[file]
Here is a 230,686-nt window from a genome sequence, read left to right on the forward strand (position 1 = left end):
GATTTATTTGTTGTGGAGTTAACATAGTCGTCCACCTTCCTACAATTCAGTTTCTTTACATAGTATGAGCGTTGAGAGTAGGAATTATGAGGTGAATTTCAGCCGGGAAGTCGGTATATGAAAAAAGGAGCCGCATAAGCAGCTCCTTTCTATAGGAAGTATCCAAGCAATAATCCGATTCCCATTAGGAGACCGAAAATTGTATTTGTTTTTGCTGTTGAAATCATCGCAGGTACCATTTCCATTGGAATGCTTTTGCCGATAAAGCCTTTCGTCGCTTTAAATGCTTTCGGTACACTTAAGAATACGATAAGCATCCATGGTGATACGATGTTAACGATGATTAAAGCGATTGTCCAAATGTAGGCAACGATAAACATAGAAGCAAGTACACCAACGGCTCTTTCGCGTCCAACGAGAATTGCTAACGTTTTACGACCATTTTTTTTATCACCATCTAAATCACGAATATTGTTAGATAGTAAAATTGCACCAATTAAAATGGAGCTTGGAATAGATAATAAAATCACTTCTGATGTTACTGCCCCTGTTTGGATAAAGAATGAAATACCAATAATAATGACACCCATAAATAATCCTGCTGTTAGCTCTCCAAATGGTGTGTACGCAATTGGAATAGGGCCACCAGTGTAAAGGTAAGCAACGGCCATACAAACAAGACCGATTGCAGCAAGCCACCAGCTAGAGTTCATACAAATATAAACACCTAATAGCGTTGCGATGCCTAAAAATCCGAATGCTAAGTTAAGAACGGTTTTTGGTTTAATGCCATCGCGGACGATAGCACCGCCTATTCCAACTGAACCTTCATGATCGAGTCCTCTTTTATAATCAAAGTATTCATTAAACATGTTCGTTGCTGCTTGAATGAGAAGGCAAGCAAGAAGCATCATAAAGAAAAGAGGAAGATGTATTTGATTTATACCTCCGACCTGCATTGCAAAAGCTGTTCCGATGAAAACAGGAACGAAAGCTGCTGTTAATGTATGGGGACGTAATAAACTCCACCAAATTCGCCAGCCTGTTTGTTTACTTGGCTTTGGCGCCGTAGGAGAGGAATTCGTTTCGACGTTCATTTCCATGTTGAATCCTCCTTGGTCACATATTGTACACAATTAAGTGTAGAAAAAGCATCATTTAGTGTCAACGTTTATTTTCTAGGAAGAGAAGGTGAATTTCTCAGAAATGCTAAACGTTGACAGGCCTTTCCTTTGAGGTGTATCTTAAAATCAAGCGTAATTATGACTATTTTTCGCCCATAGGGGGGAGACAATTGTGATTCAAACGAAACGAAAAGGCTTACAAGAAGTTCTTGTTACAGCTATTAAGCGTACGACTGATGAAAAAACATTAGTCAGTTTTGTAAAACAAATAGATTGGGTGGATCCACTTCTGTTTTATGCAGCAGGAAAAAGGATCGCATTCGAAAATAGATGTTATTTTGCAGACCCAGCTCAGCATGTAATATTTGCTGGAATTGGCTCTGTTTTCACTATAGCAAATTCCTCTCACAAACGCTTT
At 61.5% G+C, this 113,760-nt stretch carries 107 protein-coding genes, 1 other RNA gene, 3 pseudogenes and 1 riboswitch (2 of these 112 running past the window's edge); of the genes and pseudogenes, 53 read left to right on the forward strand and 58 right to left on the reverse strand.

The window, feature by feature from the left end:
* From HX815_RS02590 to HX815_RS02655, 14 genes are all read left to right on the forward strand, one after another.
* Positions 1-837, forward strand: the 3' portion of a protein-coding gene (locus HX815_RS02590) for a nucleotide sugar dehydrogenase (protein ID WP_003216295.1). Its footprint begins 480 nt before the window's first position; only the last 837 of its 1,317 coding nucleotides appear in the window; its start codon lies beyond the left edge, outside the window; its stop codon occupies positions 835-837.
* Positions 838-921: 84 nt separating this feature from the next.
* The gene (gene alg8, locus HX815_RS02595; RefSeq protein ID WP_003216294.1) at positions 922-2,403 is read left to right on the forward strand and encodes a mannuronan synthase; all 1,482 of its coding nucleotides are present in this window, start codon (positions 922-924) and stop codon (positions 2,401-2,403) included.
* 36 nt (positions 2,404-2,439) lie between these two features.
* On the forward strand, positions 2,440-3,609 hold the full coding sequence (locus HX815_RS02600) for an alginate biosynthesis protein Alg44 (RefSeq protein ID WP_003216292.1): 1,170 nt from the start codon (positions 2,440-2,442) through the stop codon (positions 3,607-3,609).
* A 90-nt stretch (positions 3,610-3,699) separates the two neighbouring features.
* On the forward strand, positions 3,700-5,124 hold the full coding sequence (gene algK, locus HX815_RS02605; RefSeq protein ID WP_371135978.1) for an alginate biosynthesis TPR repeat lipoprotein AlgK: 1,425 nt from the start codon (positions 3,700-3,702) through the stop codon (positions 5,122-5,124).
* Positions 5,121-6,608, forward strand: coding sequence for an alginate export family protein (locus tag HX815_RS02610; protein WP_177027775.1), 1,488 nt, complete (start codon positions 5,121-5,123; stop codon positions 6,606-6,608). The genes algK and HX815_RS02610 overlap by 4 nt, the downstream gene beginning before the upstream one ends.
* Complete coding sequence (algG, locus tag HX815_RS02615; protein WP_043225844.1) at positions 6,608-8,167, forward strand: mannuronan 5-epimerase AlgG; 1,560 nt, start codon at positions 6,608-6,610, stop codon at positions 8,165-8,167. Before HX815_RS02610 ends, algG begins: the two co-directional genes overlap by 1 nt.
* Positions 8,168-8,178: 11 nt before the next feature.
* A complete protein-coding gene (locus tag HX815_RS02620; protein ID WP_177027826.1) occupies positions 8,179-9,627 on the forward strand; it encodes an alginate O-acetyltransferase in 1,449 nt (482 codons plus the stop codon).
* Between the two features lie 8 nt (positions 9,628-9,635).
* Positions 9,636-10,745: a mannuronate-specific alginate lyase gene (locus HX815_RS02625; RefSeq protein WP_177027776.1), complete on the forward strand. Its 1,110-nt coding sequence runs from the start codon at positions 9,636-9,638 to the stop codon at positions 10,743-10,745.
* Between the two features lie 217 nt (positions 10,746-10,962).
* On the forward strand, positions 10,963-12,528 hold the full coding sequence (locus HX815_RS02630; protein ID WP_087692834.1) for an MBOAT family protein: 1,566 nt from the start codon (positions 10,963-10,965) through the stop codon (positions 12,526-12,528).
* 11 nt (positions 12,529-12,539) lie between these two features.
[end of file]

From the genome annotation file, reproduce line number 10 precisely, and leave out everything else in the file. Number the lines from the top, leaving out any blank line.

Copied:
* On the forward strand, positions 2,440-3,609 hold the full coding sequence (locus HX815_RS02600) for an alginate biosynthesis protein Alg44 (RefSeq protein ID WP_003216292.1): 1,170 nt from the start codon (positions 2,440-2,442) through the stop codon (positions 3,607-3,609).